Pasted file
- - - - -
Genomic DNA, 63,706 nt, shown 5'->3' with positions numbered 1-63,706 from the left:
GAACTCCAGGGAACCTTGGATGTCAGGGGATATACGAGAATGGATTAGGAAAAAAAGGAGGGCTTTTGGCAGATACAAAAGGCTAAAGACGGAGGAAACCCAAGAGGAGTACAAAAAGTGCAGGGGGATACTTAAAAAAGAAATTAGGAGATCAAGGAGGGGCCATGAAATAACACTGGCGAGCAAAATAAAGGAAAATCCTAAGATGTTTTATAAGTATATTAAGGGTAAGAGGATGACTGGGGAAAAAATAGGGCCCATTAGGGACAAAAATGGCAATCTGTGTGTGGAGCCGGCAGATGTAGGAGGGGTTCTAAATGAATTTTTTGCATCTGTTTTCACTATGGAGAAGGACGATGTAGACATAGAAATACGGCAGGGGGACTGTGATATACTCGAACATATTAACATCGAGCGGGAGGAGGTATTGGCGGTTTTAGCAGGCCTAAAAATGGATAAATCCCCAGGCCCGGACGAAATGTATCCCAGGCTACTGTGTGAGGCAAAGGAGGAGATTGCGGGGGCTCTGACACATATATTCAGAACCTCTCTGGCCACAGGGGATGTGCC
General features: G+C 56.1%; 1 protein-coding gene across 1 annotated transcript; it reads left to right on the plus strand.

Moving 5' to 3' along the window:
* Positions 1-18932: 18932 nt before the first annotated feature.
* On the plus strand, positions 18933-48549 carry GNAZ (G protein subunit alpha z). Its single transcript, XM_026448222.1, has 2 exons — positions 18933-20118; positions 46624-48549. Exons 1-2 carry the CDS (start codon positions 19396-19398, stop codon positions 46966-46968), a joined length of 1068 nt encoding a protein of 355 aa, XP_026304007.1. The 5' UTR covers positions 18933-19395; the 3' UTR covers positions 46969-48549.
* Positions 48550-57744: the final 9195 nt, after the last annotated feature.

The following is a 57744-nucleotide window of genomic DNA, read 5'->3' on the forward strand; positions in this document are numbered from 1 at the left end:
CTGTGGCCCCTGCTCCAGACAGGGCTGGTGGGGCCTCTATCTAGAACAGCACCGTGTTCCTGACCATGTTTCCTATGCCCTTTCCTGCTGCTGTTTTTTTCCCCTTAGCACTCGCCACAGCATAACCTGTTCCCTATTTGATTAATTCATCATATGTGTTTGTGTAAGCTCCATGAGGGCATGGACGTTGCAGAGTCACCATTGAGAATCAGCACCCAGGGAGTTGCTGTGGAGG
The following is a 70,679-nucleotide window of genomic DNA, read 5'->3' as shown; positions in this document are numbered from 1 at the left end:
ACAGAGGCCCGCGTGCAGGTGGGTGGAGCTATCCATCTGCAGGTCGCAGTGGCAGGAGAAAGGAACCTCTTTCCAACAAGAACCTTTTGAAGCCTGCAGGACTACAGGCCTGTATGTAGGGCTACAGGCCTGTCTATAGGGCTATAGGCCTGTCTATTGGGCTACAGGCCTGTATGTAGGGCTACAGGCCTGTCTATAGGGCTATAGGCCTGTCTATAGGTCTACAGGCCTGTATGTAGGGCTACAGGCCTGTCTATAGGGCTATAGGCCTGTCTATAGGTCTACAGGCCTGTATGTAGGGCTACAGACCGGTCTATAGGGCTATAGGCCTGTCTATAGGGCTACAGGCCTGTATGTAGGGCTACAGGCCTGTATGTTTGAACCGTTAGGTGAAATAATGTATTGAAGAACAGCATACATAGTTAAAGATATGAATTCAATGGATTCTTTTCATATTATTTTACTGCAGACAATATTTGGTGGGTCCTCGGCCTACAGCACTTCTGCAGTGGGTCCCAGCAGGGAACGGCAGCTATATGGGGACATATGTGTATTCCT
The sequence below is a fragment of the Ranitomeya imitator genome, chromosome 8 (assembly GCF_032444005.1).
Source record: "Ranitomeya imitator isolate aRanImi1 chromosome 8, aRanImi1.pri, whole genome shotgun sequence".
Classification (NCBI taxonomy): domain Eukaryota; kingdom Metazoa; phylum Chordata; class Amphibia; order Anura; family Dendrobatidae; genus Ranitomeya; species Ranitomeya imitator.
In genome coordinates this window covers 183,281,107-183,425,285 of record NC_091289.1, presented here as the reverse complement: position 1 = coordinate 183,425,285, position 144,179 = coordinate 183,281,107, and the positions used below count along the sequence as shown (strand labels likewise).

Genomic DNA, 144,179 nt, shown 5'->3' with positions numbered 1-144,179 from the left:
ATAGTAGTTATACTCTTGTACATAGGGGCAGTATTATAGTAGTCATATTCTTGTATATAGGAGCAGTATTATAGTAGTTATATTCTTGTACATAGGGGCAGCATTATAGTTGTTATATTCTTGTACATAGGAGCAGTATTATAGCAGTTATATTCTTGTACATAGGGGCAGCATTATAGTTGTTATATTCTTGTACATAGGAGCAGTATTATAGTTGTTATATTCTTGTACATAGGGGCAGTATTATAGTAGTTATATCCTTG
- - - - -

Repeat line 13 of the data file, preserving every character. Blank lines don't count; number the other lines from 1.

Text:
Source record: "Ranitomeya imitator isolate aRanImi1 chromosome 8, aRanImi1.pri, whole genome shotgun sequence".